Latin America & Caribbean

Polio virus sample found at Brazil airport

A boy receives a polio vaccine at a health centre in Nicaragua - 20 April 2013 Image copyright AFP
Image caption Children are most vulnerable to the highly infectious disease but vaccines offer protection

A strain of the polio virus has been found at an international airport in Brazil, but there are no human cases, the World Health Organization has said.

A WHO statement released on Monday said the virus was found in samples taken from sewage at Viracopos International Airport in Sao Paulo state in March.

It said the local population's high immunity to the disease "appears to have prevented transmission".

Brazil has been polio-free since 1989 and has high vaccination coverage.

The virus was found in "sewage only" and subsequent analysis of similar samples have either been negative or only positive for "non-polio enteroviruses", the organisation said.

The WHO said the sample was a close match with a recent strain isolated in a case in Equatorial Guinea.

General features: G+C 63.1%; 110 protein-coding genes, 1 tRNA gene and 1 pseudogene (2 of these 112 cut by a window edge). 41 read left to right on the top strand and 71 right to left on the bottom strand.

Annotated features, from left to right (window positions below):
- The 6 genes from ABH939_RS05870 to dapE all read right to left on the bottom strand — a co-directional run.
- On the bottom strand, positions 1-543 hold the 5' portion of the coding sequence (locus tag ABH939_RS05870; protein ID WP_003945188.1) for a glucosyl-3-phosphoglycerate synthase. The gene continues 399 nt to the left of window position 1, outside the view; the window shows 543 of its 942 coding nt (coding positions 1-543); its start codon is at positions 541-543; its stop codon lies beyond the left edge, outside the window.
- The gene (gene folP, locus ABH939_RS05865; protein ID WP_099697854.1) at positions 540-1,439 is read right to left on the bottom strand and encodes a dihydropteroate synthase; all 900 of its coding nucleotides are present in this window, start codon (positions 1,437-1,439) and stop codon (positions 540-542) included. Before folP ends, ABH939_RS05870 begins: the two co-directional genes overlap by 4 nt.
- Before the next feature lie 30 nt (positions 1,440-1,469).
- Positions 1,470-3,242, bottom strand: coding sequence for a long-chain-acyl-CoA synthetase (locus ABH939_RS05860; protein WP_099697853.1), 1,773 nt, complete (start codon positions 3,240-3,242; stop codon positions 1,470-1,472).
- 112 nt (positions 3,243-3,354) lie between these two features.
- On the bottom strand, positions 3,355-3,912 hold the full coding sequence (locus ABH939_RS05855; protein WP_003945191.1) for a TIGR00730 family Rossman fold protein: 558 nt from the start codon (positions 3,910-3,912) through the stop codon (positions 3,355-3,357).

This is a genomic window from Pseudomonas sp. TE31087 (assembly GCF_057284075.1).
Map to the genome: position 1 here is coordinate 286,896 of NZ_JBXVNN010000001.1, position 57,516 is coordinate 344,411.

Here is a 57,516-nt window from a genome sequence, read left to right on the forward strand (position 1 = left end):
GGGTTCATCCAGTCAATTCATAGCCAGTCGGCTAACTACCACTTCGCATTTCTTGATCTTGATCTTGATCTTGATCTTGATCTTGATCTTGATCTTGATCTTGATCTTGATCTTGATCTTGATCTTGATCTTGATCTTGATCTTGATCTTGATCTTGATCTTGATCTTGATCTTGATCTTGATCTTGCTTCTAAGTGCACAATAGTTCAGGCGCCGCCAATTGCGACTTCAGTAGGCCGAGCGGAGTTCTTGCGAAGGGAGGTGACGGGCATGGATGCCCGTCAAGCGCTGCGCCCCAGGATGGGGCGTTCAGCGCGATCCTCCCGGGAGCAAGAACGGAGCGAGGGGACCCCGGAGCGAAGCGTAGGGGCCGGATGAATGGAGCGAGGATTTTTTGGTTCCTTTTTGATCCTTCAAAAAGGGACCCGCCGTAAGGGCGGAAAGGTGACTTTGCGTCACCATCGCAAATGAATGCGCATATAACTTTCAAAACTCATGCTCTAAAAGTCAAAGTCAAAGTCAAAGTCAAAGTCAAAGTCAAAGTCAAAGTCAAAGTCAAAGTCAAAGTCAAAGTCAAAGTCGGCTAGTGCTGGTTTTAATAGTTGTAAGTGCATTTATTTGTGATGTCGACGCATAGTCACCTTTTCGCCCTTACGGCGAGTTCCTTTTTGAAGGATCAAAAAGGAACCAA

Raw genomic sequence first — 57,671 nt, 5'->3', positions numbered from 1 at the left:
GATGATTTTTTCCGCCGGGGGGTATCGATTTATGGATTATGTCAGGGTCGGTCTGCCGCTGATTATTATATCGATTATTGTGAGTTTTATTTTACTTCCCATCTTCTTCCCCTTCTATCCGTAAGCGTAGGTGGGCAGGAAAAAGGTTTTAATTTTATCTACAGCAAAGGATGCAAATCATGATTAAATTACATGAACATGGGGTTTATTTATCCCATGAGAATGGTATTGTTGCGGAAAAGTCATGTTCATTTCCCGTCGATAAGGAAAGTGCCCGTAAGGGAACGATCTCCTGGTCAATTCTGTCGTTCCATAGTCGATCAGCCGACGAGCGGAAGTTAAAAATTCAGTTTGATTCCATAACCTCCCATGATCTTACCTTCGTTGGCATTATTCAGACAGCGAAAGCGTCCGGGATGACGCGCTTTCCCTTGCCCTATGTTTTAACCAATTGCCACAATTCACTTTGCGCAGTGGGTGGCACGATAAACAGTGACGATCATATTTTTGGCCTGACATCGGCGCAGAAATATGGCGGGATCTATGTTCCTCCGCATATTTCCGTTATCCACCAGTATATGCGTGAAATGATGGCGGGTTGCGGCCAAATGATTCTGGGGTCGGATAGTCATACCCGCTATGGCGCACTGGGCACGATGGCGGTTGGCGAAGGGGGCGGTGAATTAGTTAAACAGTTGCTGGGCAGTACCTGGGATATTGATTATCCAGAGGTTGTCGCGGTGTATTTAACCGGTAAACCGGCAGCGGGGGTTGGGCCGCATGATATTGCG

The risk of the polio virus spreading from Equatorial Guinea is described as "high" by the UN agency, but it said the risk from Brazil remained "very low".

Polio invades the nervous system and can cause irreversible paralysis within hours. There is no cure for the disease but it can be prevented by immunisation.

Brazil's last national immunisation campaign was conducted a year ago and coverage in Sao Paulo state has been higher than 95%, the WHO said.

Polio: the facts

•A highly infectious viral disease that mainly affects children under five

•Can cause irreversible paralysis

•There is no cure, but polio vaccine given multiple times can protect a child for life

•Afghanistan, Nigeria and Pakistan are the only countries left with endemic polio

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